Special thanks to our new favorite reader Joe Kelly, who loaned us his M11x for this review!
Alienware M11x unboxing and hands-onSee all photos
Look and feel
Around the sides you'll find a healthy array of ports: VGA, a powered USB port for charging other devices, Ethernet, HDMI, DisplayPort, a card reader and a four-pin FireWire jack line the left side, while the right sports a mic jack, dual heaphone ports, two more USB ports, and a vast expanse of glossy black plastic. Only a power port graces the back, but on the bottom you'll find a fairly large fan, a battery meter, and a little Alienware plaque commemorating your purchase. The M11x is also quite heavy for a smaller machine at 4.5 pounds -- that's as much as, say, the 13-inch MacBook Pro, and you can certainly feel its heft when you hold it.
Keyboard, touchpad and screen
We could have lived without the dedicated menu key and a smaller right Shift if that had meant a larger arrow layout, but overall the keyboard is quite nice, and you can certainly pull off WASD when it's time to game. The trackpad is similarly nice: no mulititouch here, but we've always like textured touchpads, and tracking was nice and accurate. We just wish the buttons were a bit bigger -- we found ourselves clicking dead plastic at the lip of the machine quite often.
We've been harping on crappy displays in cheaper laptops for a while now, but the M11x is the rare low-end machine in a company's lineup that doesn't compromise on the LCD. The 11.6-inch 1366 x 768 LED-backlit display is bright, sharp and has terrific horizontal viewing angles. The vertical viewing angle is a little narrower, but it's easy to find the sweet spot -- kudos to Alienware for using a good panel here instead of trying to lower the price with a substandard display. We just wish it wasn't so, so glossy.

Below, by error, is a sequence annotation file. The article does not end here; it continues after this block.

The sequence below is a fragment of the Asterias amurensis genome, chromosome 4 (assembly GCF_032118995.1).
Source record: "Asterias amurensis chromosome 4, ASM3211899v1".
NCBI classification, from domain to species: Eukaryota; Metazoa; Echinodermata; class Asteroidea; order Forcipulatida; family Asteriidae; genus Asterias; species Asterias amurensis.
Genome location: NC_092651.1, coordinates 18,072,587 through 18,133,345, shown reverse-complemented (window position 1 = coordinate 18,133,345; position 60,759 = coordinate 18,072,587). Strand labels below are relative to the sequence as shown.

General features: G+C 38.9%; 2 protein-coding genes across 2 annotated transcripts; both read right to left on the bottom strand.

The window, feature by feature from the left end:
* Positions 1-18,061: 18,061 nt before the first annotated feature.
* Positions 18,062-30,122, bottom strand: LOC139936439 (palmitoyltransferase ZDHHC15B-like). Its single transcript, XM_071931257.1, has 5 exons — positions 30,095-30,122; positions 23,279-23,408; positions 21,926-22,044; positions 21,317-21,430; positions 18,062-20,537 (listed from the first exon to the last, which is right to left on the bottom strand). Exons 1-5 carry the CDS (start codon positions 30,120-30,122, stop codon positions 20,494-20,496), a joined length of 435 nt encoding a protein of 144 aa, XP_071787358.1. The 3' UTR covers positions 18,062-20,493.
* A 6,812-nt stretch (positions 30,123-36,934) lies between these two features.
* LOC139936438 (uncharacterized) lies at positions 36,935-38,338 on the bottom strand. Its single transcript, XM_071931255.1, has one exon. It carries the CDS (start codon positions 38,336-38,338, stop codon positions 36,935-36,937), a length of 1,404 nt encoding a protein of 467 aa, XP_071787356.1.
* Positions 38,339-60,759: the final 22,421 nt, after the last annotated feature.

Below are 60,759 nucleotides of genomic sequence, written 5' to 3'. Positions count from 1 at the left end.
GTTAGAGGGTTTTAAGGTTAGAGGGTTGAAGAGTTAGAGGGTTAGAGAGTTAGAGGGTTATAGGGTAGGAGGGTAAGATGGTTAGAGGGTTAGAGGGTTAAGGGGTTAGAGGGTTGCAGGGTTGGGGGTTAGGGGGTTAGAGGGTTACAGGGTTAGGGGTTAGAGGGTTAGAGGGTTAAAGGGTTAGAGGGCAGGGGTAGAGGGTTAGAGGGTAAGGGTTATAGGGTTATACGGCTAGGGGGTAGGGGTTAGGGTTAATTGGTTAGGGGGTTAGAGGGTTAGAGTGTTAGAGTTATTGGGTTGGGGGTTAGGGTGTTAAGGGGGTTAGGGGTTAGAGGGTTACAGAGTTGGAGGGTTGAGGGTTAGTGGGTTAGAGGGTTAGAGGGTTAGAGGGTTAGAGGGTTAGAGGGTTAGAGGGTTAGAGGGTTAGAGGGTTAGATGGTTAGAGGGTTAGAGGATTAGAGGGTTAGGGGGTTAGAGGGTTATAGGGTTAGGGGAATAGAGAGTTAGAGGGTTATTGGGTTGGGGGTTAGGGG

Performance, graphics and battery life
|Alienware M11x (1.3GHz Core 2 Duo, GMA)||2689||654||4.5|
|Alienware M11x (1.3GHz Core 2 Duo, NVIDIA GT 335M)||3141
|Sony VAIO Z (2.53GHz Core i5, NVIDIA GT 330M)||9949
|ASUS UL50Vf with NVIDIA Optimus (1.3GHz Core 2 Duo, integrated GMA)||3724||827||6:10|
|ASUS UL50Vf with NVIDIA Optimus (1.3GHz Core 2 Duo, NVIDIA G210M)||4049
|Lenovo ThinkPad Edge (1.3GHz Core 2 Duo, GMA)||2955||905||5:12|
|Acer Aspire 5738PG (2.55GHz Core 2 Duo, ATI Radeon 4570)||4049
In addition to ULV-like performance, we also got ULV-like battery life when using the integrated GMA 4500MHD graphics: our video rundown test went for 4.5 hours, which is about average. But flip on that NVIDIA GPU and things change fast -- the fan turned on almost instantly every time we swapped graphics, and the heat output of the system increased noticeably. We weren't able to test battery life to completion with the GPU on, but the meter certainly ran down much faster -- we wouldn't expect to get much more than two and a half or three hours of use with the NVIDIA chip active. And remember -- the battery is integrated into the system, so airline gamers can't just pack a second battery and go.
Here's the thing about switching the graphics on this machine, though: now that NVIDIA's seamless Optimus hybrid graphics system is shipping on the ASUS UL50Vf, having the M11x tell you to quit certain apps and black out the screen while it switches GPUs feels positively hacky. It's not the worst thing in the world, but it's hard knowing that there's such a better automatic solution out there -- especially since you'll want to switch back and forth quite a bit to max out battery life. We wouldn't let it stop us from getting one, but we have to wonder why NVIDIA and Dell didn't get together and put Optimus on the M11x right from the start, since it's such a perfect fit. We certainly expect to see it on a later version.
- Gaming-ready GPU and switchable graphics
- Great display
- GPU cuts battery life
- Doesn't have Optimus automatic GPU switching